For the past few years, the Twitter account @horse_ebooks has delighted hundreds of thousands of followers with algorithmically generated excerpts of found text like “Everything happens so much,” “Crying is great exercise,” and “Unfortunately, as you probably already know, people.”
Or so everyone thought. As it turns out, though the account did start as a spambot, it was taken over in 2011 by Buzzfeed employee Jacob Bakkila (formerly known as Twitter user @AGentleBrees), who operated it in conjunction with another Internet phenomenon, YouTube channel Pronunciation Book, now known to be run by Bakkila’s friend Thomas Bender. The two men revealed their ruse in order to end those projects and promote a new alternate-reality game they’ve created called Bear Sterns Bravo.
The revelation is controversial, not only because people are understandably upset about being tricked, but also because Bakkila apparently lied to one reporter in order to give a different reporter the scoop.
This would all just be another day in the weirder provinces of the Internet, except that that different reporter was Susan Orlean, and since she broke the story for the New Yorker, it’s been covered by pretty much every mainstream new publication, including the New York Times, the Washington Post (more than once!), and the Atlantic.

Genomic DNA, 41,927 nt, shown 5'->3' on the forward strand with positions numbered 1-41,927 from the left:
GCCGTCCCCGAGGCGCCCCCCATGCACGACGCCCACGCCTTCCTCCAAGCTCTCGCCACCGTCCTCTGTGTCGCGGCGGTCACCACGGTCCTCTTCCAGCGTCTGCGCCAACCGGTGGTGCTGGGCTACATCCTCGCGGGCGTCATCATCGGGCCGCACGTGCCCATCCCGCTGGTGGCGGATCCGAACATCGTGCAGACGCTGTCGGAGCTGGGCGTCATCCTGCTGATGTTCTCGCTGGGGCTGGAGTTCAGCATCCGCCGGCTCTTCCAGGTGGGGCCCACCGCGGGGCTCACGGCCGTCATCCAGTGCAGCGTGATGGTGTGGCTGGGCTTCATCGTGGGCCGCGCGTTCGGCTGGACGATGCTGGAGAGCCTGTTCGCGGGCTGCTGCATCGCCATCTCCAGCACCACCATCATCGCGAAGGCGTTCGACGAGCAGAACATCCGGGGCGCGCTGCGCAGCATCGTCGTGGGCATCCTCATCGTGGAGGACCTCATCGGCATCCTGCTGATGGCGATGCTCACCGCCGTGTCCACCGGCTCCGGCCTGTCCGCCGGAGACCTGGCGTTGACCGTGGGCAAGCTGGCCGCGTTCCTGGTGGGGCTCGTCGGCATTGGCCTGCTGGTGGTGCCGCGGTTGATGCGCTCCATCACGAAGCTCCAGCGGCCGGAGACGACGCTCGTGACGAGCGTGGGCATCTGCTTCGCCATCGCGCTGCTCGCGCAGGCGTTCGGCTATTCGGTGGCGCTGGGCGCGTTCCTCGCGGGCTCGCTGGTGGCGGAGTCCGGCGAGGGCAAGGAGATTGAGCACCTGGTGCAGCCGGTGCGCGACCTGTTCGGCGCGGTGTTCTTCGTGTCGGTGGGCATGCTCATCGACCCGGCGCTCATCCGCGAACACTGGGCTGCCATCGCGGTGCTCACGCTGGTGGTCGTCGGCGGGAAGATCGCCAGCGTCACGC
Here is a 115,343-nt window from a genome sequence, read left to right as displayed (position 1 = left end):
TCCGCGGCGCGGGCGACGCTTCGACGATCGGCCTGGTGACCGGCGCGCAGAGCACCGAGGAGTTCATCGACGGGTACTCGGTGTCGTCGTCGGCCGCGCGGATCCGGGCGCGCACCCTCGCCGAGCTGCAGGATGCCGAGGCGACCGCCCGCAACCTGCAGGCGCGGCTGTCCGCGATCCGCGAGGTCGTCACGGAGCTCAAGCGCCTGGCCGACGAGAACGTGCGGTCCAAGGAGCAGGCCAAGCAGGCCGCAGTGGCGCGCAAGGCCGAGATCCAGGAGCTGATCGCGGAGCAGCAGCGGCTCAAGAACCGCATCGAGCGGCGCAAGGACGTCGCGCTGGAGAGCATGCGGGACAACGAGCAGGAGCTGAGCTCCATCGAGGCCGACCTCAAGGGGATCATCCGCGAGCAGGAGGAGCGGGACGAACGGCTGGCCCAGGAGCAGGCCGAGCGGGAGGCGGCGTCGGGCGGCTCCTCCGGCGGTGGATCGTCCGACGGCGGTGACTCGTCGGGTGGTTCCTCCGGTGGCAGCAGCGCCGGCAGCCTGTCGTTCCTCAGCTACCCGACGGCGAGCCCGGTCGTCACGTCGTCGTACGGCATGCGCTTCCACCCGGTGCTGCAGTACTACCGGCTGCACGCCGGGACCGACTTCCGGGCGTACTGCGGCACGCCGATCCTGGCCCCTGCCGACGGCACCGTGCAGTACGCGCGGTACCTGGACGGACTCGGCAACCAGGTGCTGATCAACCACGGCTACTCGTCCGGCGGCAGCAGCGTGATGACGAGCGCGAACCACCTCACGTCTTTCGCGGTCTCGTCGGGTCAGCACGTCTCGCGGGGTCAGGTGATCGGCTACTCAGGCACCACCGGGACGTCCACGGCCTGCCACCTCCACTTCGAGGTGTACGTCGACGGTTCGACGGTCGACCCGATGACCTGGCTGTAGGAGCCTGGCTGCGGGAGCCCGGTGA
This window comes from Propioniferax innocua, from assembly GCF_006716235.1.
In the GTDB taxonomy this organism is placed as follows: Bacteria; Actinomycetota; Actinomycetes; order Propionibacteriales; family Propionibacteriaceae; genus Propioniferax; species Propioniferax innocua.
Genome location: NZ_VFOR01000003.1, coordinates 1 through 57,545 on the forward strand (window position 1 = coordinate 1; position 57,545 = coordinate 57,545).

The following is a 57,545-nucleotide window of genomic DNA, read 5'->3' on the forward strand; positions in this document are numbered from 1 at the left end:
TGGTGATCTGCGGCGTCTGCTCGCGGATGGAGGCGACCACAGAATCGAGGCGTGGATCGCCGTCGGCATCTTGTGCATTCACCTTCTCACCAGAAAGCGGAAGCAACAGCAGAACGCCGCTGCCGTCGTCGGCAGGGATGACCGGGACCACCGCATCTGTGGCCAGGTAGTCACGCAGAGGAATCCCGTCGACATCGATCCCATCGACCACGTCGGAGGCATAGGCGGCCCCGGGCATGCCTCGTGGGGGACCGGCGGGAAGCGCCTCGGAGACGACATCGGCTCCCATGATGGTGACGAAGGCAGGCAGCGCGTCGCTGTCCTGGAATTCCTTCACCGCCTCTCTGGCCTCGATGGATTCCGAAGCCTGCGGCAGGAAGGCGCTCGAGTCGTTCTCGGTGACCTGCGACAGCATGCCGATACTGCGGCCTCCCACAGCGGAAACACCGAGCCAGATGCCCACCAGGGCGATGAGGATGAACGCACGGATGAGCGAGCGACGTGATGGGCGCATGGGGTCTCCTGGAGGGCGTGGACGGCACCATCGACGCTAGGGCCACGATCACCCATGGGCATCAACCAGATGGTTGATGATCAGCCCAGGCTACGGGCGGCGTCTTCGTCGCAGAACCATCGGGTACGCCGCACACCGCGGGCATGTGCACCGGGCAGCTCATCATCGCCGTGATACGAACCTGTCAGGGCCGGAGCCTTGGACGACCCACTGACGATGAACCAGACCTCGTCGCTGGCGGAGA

Clearly, these bizarro social media gimmicks have taken on a larger significance. At the very least, they’re experimenting with truly original ideas of performance and comedy. We may even look back on them as the pioneers of a wholly new kind of art, the first to use the Internet not as a way to try to reproduce or disseminate existing art forms but rather as a rich and challenging medium in its own right. Or we may not.